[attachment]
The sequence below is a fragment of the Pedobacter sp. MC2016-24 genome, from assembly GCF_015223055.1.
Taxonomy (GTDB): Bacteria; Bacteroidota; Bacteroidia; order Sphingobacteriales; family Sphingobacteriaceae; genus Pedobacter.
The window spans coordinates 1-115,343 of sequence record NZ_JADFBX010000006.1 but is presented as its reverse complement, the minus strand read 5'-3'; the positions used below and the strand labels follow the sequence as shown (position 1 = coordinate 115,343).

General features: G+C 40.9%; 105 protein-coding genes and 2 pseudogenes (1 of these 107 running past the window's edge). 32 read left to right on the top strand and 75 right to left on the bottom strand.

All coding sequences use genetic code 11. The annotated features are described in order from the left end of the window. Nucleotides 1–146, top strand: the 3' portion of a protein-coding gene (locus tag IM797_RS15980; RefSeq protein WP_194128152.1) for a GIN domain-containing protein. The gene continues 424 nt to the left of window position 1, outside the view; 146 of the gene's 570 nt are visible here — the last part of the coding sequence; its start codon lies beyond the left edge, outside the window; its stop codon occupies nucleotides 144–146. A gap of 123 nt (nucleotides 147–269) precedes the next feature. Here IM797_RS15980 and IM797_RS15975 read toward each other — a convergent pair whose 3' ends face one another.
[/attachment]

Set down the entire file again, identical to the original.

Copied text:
The sequence below is a fragment of the Pedobacter sp. MC2016-24 genome, from assembly GCF_015223055.1.
Taxonomy (GTDB): Bacteria; Bacteroidota; Bacteroidia; order Sphingobacteriales; family Sphingobacteriaceae; genus Pedobacter.
The window spans coordinates 1-115,343 of sequence record NZ_JADFBX010000006.1 but is presented as its reverse complement, the minus strand read 5'-3'; the positions used below and the strand labels follow the sequence as shown (position 1 = coordinate 115,343).

General features: G+C 40.9%; 105 protein-coding genes and 2 pseudogenes (1 of these 107 running past the window's edge). 32 read left to right on the top strand and 75 right to left on the bottom strand.

All coding sequences use genetic code 11. The annotated features are described in order from the left end of the window. Nucleotides 1–146, top strand: the 3' portion of a protein-coding gene (locus tag IM797_RS15980; RefSeq protein WP_194128152.1) for a GIN domain-containing protein. The gene continues 424 nt to the left of window position 1, outside the view; 146 of the gene's 570 nt are visible here — the last part of the coding sequence; its start codon lies beyond the left edge, outside the window; its stop codon occupies nucleotides 144–146. A gap of 123 nt (nucleotides 147–269) precedes the next feature. Here IM797_RS15980 and IM797_RS15975 read toward each other — a convergent pair whose 3' ends face one another.